Lower Plenty Sewerage Project
We are investigating the sewerage servicing needs of properties in unsewered parts of Lower Plenty.
We are in the planning stages of this project, which will provide sewerage services to properties in Lower Plenty that cannot contain their wastewater onsite.
This project will benefit the Lower Plenty community by:
- Improving the health of local waterways
- Protecting public health
- Reducing sewer odours that are currently noticeable in the area
- Providing a more liveable environment for locals and visitors to the area.
Letters were sent this month, advising residents and property owners in Lower Plenty of the outcome of the Land Capability Assessment (LCA) for their property, and if their property is being serviced as part of the Community Sewerage Program.
We will be holding an information session about the project and the proposed sewerage servicing approach for the area. Details for the session are as follows:
Thursday, 2 November 2017
5:00pm to 7:30pm
Walter Withers Gallery
Eltham Community and Reception Centre
801 Main Road, Eltham
The session is an informal drop-in session, and attendance is not mandatory. There will be no formal presentation. Instead, information will be available about how Yarra Valley Water has determined which properties need to be serviced (i.e. which properties will connect to the new sewer pipeline).
Attendees will also have an opportunity to talk to the project team about the project, and have your questions answered.
We are designing the layout of where new sewer pipes should be built in the Lower Plenty area. We usually try to build our pipes under road verges and in parks or reserves, where we can easily access the pipes for future maintenance. This isn’t always possible, and sometimes we need to build our pipe under privately owned land, such as a residential backyard.
Our design consultant, Jacobs, has been investigating the local street layout, and they have a good understanding of where the hills and valleys are, and this will help them design the sewer layout. There’s a few more things they want to check, so they’ll be visiting the area over the next few weeks. During this time, you might see Jacobs representatives walking along the sides of roads, or in local parks and reserves.
Once the design is completed and we’ve got approvals, we’ll be ready to start building the sewer pipes in your area. Works are likely to start in October 2018, and should be completed in late 2019. It’ll then be time for properties to connect to the new sewer. That’s a while away though, and we’ll provide you with more information about connecting to the sewer soon.
Did you know?
Poorly performing septic systems in your area are discharging over 1,800 kilograms of nutrients and over 18 trillion viruses every year into your local environment.
This nutrient discharge to our waterways is equivalent to dumping over 1,200 bags of fertilizer into our waterways each year! Excess nutrients harm aquatic life and can make waterway conditions toxic.
Poorly performing septic systems can also be a nuisance for you and your neighbours by creating unpleasant odour and soggy backyards.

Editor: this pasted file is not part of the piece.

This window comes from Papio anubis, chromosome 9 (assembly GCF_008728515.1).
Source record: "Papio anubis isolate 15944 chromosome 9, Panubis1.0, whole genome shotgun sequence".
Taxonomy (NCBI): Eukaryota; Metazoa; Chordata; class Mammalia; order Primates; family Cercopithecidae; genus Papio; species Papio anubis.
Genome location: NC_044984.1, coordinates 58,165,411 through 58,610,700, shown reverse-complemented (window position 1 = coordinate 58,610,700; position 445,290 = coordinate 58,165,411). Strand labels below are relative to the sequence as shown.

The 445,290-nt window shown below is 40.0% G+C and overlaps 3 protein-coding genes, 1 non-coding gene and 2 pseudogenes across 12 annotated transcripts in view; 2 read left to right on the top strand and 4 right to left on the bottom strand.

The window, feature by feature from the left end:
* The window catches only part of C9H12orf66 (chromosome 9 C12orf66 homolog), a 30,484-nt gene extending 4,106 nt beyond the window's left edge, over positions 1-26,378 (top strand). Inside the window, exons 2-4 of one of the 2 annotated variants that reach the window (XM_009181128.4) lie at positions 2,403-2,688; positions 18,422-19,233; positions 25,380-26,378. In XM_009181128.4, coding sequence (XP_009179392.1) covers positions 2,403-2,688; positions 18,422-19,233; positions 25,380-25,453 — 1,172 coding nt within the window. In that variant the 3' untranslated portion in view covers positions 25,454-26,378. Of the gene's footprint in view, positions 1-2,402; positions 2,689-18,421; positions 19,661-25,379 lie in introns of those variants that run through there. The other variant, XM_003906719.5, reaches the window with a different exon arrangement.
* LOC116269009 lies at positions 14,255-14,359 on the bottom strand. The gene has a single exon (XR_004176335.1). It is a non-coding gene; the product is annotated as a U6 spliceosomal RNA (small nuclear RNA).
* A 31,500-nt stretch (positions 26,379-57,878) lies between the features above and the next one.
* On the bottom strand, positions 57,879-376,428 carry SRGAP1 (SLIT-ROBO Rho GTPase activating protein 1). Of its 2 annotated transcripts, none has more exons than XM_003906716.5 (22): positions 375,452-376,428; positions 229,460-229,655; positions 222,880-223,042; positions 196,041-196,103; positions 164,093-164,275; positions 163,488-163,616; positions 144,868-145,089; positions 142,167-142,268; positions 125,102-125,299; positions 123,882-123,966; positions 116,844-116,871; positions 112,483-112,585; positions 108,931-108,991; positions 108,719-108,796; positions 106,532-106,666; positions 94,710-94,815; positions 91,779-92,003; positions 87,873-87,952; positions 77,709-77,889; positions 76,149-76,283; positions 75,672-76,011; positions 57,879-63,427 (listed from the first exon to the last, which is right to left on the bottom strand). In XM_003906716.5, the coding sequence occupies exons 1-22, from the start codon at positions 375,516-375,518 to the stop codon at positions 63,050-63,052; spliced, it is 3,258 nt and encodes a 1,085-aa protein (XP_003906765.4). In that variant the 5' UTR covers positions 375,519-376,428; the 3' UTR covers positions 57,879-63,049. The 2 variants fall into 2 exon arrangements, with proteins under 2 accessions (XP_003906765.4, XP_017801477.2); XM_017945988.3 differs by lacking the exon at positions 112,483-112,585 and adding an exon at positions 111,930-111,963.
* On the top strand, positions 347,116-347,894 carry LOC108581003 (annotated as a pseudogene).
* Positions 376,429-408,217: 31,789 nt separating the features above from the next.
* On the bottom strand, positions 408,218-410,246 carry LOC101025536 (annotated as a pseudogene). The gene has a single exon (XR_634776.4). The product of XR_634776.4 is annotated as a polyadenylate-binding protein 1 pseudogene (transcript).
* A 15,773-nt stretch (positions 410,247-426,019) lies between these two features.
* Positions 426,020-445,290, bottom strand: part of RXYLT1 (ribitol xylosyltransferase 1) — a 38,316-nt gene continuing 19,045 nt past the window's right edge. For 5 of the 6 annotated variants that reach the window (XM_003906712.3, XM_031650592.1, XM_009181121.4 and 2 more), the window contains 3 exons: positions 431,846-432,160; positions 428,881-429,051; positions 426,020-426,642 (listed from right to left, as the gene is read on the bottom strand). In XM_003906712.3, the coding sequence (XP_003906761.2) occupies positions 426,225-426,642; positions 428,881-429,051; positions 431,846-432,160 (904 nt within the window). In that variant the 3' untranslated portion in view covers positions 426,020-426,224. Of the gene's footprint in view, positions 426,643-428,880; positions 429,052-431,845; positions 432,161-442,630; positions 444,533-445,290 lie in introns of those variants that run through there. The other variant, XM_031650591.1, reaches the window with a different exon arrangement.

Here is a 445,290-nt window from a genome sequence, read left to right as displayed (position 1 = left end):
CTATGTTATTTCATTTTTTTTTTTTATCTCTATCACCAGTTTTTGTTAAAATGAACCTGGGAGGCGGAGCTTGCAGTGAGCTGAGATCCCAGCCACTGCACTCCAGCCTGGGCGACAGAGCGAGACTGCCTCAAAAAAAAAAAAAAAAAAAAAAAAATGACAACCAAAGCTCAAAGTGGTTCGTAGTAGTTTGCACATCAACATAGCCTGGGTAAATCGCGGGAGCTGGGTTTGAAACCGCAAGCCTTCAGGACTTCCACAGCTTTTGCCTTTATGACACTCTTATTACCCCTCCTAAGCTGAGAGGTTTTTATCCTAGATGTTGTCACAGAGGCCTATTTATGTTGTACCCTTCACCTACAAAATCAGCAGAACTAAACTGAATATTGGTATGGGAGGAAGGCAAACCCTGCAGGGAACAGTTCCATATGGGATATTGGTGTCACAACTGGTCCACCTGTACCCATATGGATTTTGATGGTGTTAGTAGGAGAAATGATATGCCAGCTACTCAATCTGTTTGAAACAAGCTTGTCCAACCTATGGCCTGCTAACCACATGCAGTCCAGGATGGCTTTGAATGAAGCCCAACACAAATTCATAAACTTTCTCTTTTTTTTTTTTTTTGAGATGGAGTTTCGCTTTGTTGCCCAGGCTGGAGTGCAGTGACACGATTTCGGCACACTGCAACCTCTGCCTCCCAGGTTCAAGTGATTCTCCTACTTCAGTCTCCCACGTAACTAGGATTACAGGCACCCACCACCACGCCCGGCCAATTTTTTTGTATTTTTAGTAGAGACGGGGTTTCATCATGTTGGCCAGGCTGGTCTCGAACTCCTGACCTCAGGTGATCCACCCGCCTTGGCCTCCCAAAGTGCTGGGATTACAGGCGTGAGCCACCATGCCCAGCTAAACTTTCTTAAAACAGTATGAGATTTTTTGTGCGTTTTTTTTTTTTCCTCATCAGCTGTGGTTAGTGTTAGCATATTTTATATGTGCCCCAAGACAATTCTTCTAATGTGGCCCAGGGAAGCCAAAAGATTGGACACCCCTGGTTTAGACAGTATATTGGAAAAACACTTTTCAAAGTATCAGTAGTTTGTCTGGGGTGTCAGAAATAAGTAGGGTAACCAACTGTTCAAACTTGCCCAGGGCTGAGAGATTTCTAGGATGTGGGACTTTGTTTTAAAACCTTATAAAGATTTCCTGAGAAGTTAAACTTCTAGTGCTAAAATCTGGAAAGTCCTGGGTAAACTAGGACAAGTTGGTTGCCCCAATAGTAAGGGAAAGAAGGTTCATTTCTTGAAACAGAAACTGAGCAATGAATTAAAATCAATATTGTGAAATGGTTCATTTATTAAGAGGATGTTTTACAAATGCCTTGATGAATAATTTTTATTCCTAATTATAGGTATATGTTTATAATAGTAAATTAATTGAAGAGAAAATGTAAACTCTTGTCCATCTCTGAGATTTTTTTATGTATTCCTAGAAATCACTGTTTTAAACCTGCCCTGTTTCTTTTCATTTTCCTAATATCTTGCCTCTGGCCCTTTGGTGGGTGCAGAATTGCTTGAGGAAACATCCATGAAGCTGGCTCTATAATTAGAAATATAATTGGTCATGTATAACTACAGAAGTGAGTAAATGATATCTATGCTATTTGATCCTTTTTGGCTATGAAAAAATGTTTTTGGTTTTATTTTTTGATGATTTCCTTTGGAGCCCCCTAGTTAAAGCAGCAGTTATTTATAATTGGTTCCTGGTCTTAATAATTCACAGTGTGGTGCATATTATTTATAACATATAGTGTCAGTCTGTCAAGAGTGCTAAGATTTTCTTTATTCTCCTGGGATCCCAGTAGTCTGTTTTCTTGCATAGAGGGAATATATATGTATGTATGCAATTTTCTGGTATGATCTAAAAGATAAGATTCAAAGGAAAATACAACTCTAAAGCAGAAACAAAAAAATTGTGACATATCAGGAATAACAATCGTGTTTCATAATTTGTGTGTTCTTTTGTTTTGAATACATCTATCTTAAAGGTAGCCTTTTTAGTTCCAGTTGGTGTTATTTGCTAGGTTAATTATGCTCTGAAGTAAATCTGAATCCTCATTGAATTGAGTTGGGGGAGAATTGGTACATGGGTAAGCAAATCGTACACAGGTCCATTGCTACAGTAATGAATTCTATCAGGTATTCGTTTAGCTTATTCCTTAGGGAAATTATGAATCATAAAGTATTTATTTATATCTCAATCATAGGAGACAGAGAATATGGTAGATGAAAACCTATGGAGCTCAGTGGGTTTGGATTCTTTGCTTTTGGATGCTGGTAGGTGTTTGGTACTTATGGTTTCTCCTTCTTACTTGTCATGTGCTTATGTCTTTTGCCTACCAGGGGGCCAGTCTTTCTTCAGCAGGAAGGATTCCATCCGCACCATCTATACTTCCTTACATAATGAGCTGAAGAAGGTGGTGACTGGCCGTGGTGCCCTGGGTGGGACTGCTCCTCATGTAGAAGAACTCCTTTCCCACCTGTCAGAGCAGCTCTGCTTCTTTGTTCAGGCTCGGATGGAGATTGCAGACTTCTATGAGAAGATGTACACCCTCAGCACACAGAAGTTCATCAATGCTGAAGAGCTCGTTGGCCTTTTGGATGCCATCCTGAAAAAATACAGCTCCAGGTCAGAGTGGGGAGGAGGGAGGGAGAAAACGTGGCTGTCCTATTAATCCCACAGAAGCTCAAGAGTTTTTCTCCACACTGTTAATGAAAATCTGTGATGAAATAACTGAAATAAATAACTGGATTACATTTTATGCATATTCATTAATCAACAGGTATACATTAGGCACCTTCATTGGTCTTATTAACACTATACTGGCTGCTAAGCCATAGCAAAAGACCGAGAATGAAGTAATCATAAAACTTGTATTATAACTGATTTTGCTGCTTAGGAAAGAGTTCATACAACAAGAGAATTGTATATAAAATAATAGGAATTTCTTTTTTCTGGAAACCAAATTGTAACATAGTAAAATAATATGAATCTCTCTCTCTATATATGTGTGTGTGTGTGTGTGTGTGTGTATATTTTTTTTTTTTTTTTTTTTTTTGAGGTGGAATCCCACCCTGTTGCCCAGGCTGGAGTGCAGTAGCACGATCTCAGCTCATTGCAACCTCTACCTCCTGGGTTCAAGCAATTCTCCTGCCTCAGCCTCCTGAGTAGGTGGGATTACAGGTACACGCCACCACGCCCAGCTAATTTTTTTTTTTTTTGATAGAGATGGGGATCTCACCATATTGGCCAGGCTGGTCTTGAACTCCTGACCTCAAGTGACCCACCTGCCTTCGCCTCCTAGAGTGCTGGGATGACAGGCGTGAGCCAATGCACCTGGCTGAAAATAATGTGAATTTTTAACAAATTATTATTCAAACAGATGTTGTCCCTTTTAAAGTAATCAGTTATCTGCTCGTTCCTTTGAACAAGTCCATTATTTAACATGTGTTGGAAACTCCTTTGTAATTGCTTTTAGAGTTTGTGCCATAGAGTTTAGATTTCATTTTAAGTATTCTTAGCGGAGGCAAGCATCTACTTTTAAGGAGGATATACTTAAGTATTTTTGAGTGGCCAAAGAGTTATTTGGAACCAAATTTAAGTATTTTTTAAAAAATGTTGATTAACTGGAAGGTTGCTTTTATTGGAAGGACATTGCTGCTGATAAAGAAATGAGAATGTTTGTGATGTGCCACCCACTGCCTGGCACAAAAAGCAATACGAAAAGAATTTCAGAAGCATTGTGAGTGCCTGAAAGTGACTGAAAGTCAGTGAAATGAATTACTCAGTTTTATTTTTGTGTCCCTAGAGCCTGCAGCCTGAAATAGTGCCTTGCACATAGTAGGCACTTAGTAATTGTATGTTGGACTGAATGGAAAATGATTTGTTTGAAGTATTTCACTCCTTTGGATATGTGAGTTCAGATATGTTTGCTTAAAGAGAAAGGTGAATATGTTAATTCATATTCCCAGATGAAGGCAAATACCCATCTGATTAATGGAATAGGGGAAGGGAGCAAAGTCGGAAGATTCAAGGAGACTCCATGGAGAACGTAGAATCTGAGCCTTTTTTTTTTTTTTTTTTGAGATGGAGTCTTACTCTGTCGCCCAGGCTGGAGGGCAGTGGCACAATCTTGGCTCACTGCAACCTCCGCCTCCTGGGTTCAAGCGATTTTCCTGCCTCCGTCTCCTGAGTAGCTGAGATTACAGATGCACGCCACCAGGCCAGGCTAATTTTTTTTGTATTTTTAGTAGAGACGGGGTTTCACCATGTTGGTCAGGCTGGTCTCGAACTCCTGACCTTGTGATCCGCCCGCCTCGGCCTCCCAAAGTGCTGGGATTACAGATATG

Not every property in Lower Plenty will be serviced
There are many properties in Lower Plenty, and not all will be provided with a sewerage service through this project.
We only provide a service to a property if that property is unable to contain all of its wastewater on-site. This means that wastewater from that property’s septic tank runs off, above or below ground, onto neighboring properties, and even a modern, well-maintained system would not be able to prevent run-off from occurring.
Each unsewered property is being investigated
We determine which properties can and cannot contain their wastewater onsite by undertaking a Land Capability Assessment (LCA) on each property.
The LCA assesses the property against the Environment Protection Authority (EPA) Victoria’s Code of Practice – Onsite Wastewater Management, which includes a range of individual property characteristics including the size of the property, land area available for irrigation, slope, and how close the property is to local waterways.
The LCA does not consider how well a property's existing septic tank system is performing. Property owners are responsible for their ongoing maintenance and compliance with relevant regulations administered by their local council (which for this project is Banyule Shire Council).
Some properties can contain their wastewater
If a property has been assessed as being able to contain all of its wastewater onsite, we will not provide that property with a new sewerage service. The property would be considered as being able to meet the EPA’s requirements for onsite containment.
Property owners would be expected to comply with any specific Council requirements regarding the operation and maintenance of their septic system.
For further advice on how to maintain your septic system, please refer to Banyule Council’s online information on septic tanks.
Some properties cannot contain their wastewater
If a property has been assessed as being unable to contain all its wastewater onsite, Yarra Valley Water will provide the property with a sewerage service, and will pay for and construct the sewerage pipe network for that property to be able to connect to.
How we assess properties
For more information about the Land Capability Assessment, and what if means if a property will (or won't) be provided with a sewerage service as part of this program, please refer to the following fact sheet.